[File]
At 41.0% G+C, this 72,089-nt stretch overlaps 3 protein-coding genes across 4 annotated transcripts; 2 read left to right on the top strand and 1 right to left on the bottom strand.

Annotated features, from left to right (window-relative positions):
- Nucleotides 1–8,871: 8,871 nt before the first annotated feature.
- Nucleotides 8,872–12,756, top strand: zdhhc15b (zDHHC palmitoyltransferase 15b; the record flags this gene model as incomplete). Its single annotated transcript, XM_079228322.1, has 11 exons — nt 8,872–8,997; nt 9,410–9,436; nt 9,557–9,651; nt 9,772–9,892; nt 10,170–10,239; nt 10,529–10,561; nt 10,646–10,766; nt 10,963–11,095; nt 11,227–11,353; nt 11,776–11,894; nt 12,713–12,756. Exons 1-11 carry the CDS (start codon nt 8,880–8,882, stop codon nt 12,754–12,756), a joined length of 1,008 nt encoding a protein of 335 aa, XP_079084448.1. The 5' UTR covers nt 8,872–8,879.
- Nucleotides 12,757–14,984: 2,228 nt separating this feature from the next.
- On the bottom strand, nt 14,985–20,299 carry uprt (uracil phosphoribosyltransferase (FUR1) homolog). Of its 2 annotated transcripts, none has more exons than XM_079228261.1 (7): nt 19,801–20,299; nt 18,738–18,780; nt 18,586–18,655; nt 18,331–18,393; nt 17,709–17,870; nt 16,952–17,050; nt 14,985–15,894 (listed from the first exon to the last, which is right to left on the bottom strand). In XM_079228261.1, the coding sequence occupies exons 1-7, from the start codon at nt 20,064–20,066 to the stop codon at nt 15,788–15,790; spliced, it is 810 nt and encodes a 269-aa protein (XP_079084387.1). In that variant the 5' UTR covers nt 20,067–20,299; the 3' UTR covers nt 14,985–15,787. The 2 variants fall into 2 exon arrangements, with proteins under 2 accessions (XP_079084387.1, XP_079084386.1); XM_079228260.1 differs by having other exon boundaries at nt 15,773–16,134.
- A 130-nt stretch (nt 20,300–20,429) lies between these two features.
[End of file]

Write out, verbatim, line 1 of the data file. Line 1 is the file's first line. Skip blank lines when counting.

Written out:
At 41.0% G+C, this 72,089-nt stretch overlaps 3 protein-coding genes across 4 annotated transcripts; 2 read left to right on the top strand and 1 right to left on the bottom strand.